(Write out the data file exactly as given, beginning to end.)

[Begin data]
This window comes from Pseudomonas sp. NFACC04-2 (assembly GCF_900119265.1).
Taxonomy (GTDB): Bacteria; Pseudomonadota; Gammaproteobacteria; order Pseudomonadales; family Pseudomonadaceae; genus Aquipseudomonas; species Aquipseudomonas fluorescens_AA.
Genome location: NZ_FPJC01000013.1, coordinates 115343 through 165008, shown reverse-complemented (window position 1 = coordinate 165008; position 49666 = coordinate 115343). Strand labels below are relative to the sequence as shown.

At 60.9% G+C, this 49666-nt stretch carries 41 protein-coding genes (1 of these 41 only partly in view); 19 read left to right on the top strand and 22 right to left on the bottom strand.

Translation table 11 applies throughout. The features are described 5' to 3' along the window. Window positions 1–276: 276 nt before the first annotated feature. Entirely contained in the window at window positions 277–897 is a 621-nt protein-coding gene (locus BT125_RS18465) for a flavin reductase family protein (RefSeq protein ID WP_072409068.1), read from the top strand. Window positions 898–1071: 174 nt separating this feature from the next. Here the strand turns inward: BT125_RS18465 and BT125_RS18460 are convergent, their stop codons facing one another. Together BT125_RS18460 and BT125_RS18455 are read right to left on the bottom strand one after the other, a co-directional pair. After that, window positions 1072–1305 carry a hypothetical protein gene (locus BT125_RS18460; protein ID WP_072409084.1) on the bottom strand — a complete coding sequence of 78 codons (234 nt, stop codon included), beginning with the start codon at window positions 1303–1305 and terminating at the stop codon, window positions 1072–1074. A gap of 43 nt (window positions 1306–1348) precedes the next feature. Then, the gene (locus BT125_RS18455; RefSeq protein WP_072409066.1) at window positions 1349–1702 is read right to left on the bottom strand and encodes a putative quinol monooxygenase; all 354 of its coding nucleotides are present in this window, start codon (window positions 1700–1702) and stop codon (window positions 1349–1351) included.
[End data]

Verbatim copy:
This window comes from Pseudomonas sp. NFACC04-2 (assembly GCF_900119265.1).
Taxonomy (GTDB): Bacteria; Pseudomonadota; Gammaproteobacteria; order Pseudomonadales; family Pseudomonadaceae; genus Aquipseudomonas; species Aquipseudomonas fluorescens_AA.
Genome location: NZ_FPJC01000013.1, coordinates 115343 through 165008, shown reverse-complemented (window position 1 = coordinate 165008; position 49666 = coordinate 115343). Strand labels below are relative to the sequence as shown.

At 60.9% G+C, this 49666-nt stretch carries 41 protein-coding genes (1 of these 41 only partly in view); 19 read left to right on the top strand and 22 right to left on the bottom strand.

Translation table 11 applies throughout. The features are described 5' to 3' along the window. Window positions 1–276: 276 nt before the first annotated feature. Entirely contained in the window at window positions 277–897 is a 621-nt protein-coding gene (locus BT125_RS18465) for a flavin reductase family protein (RefSeq protein ID WP_072409068.1), read from the top strand. Window positions 898–1071: 174 nt separating this feature from the next. Here the strand turns inward: BT125_RS18465 and BT125_RS18460 are convergent, their stop codons facing one another. Together BT125_RS18460 and BT125_RS18455 are read right to left on the bottom strand one after the other, a co-directional pair. After that, window positions 1072–1305 carry a hypothetical protein gene (locus BT125_RS18460; protein ID WP_072409084.1) on the bottom strand — a complete coding sequence of 78 codons (234 nt, stop codon included), beginning with the start codon at window positions 1303–1305 and terminating at the stop codon, window positions 1072–1074. A gap of 43 nt (window positions 1306–1348) precedes the next feature. Then, the gene (locus BT125_RS18455; RefSeq protein WP_072409066.1) at window positions 1349–1702 is read right to left on the bottom strand and encodes a putative quinol monooxygenase; all 354 of its coding nucleotides are present in this window, start codon (window positions 1700–1702) and stop codon (window positions 1349–1351) included.